I think that the extra fat that we carry is regulated by our gut flora and a change in energy consumed and expended alters our gut flora to maintain our fat storage. Increased consumption of calories and stored fat alters the gut flora to produce more bacteria/poop and less contribution to fat. Starvation does the opposite. (9)

5. There’s still a lot we don’t know

There are thousands of scientific papers out there that cover topics related to the connection between the human microbiome and obesity. We’ve learned a lot over the past couple of decades. That said, there’s still a way to go before we have an in-depth understanding of this topic.

Taking it a step further: My theories, opinions, and current understanding

In the previous section, I listed five scientific facts pertaining to the role gut microbes play in the regulation of body fat levels in humans. Now, I’ll move on to summarize some of my current thoughts, opinions, and hypotheses related to this topic; all of which are based on a combination of everything I’ve read about microbes and obesity, my own experience and thought processes, and the observations I’ve made over the years.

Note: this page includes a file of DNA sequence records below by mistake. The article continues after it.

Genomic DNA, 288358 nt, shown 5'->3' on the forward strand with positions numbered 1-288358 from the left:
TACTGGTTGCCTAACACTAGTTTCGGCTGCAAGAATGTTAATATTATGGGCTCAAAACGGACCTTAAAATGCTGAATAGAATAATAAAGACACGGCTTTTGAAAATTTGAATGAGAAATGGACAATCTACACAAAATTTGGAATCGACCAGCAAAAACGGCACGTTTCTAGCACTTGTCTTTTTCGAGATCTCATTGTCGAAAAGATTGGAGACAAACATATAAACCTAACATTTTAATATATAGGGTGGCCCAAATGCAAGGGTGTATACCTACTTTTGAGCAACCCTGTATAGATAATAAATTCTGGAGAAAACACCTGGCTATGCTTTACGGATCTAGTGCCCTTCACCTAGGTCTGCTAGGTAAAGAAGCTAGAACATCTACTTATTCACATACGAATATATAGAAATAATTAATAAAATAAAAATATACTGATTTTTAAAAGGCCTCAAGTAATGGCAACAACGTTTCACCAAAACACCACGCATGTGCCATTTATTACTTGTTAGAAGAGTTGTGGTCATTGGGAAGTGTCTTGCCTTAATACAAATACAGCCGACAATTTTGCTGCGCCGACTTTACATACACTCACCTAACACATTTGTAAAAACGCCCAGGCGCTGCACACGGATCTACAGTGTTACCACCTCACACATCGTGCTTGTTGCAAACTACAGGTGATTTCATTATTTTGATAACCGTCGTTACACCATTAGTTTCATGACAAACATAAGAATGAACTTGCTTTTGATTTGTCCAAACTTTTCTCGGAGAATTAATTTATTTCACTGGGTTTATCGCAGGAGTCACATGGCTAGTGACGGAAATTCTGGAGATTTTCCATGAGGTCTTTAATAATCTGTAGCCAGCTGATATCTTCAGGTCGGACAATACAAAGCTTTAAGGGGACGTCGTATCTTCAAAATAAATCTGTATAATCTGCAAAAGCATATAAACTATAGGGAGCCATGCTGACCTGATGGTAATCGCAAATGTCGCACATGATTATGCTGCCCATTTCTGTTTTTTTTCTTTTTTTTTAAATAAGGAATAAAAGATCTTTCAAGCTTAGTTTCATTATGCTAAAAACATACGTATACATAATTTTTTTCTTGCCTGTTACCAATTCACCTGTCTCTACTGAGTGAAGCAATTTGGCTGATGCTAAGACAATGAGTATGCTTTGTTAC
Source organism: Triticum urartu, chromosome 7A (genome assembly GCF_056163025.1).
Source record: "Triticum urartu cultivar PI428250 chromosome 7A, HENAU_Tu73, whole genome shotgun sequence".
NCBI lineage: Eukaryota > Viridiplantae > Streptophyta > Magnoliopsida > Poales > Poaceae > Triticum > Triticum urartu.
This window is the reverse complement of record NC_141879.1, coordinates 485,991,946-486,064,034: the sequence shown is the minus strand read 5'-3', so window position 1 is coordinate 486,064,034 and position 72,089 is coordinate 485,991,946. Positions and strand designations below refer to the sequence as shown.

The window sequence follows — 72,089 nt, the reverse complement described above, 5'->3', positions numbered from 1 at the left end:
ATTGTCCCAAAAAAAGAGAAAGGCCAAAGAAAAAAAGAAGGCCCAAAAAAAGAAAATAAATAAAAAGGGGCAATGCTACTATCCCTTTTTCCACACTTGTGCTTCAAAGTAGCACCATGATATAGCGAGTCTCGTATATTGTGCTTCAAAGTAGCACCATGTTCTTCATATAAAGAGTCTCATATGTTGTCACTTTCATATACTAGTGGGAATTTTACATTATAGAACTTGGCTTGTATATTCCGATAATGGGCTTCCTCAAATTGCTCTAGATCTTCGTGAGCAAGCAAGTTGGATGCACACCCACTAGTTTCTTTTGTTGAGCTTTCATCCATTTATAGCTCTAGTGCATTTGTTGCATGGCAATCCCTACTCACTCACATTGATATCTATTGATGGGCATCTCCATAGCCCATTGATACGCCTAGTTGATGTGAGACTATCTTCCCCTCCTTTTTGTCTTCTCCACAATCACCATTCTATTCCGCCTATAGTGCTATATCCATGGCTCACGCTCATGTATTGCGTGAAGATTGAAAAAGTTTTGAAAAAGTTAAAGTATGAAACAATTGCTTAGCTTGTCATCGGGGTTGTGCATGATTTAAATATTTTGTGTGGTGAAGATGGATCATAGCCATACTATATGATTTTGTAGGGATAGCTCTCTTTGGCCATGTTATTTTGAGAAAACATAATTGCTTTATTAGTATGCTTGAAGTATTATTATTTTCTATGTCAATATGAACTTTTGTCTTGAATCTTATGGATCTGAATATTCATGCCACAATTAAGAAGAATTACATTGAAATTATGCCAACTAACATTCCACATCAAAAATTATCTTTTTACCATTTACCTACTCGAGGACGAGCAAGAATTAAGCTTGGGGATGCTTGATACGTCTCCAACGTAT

6. All obese people carry a “suboptimal” microbiota

There are two main reasons why this must be true. First, with the exception of monogenic obesity, you have to eat unhealthy foods to become obese. It’s virtually impossible to become obese if you eat a healthy, species-appropriate diet. An unhealthy diet, particularly one that’s rich in highly processed food, selects for a microbiota that is poorly matched with human genetics.